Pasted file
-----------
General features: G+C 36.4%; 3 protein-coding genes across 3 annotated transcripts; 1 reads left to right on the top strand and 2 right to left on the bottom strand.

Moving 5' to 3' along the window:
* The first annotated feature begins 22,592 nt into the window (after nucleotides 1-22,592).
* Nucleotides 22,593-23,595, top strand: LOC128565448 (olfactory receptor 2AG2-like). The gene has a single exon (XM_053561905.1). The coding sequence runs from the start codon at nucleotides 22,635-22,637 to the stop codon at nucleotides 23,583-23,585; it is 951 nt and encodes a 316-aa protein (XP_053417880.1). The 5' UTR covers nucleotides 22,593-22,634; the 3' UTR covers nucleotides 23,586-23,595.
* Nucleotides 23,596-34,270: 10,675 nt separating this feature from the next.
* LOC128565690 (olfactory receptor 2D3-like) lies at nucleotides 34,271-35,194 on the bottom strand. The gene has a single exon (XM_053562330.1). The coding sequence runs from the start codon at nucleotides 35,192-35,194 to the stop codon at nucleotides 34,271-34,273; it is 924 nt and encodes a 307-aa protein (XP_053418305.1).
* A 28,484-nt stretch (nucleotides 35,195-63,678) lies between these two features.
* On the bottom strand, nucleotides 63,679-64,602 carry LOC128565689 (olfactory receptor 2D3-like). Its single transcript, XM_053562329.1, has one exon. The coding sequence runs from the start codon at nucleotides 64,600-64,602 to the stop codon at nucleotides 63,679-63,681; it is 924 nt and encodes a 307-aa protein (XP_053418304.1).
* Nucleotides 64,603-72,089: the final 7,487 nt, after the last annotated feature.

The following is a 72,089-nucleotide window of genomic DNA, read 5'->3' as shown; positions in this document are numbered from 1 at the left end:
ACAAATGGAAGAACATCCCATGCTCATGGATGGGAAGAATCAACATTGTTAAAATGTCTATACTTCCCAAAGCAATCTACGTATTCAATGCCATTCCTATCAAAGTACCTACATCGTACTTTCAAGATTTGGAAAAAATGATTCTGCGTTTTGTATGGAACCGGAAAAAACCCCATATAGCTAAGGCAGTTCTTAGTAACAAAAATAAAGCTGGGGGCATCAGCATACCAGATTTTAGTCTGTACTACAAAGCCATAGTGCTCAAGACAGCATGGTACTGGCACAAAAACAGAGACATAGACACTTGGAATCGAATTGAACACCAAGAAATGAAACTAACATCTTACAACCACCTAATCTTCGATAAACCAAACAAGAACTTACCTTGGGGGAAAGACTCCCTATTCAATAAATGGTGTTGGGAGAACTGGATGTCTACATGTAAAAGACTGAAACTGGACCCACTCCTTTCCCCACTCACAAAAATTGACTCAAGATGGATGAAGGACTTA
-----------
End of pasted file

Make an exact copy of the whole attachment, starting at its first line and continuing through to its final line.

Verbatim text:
General features: G+C 36.4%; 3 protein-coding genes across 3 annotated transcripts; 1 reads left to right on the top strand and 2 right to left on the bottom strand.

Moving 5' to 3' along the window:
* The first annotated feature begins 22,592 nt into the window (after nucleotides 1-22,592).
* Nucleotides 22,593-23,595, top strand: LOC128565448 (olfactory receptor 2AG2-like). The gene has a single exon (XM_053561905.1). The coding sequence runs from the start codon at nucleotides 22,635-22,637 to the stop codon at nucleotides 23,583-23,585; it is 951 nt and encodes a 316-aa protein (XP_053417880.1). The 5' UTR covers nucleotides 22,593-22,634; the 3' UTR covers nucleotides 23,586-23,595.
* Nucleotides 23,596-34,270: 10,675 nt separating this feature from the next.
* LOC128565690 (olfactory receptor 2D3-like) lies at nucleotides 34,271-35,194 on the bottom strand. The gene has a single exon (XM_053562330.1). The coding sequence runs from the start codon at nucleotides 35,192-35,194 to the stop codon at nucleotides 34,271-34,273; it is 924 nt and encodes a 307-aa protein (XP_053418305.1).
* A 28,484-nt stretch (nucleotides 35,195-63,678) lies between these two features.
* On the bottom strand, nucleotides 63,679-64,602 carry LOC128565689 (olfactory receptor 2D3-like). Its single transcript, XM_053562329.1, has one exon. The coding sequence runs from the start codon at nucleotides 64,600-64,602 to the stop codon at nucleotides 63,679-63,681; it is 924 nt and encodes a 307-aa protein (XP_053418304.1).
* Nucleotides 64,603-72,089: the final 7,487 nt, after the last annotated feature.

The following is a 72,089-nucleotide window of genomic DNA, read 5'->3' as shown; positions in this document are numbered from 1 at the left end:
ACAAATGGAAGAACATCCCATGCTCATGGATGGGAAGAATCAACATTGTTAAAATGTCTATACTTCCCAAAGCAATCTACGTATTCAATGCCATTCCTATCAAAGTACCTACATCGTACTTTCAAGATTTGGAAAAAATGATTCTGCGTTTTGTATGGAACCGGAAAAAACCCCATATAGCTAAGGCAGTTCTTAGTAACAAAAATAAAGCTGGGGGCATCAGCATACCAGATTTTAGTCTGTACTACAAAGCCATAGTGCTCAAGACAGCATGGTACTGGCACAAAAACAGAGACATAGACACTTGGAATCGAATTGAACACCAAGAAATGAAACTAACATCTTACAACCACCTAATCTTCGATAAACCAAACAAGAACTTACCTTGGGGGAAAGACTCCCTATTCAATAAATGGTGTTGGGAGAACTGGATGTCTACATGTAAAAGACTGAAACTGGACCCACTCCTTTCCCCACTCACAAAAATTGACTCAAGATGGATGAAGGACTTA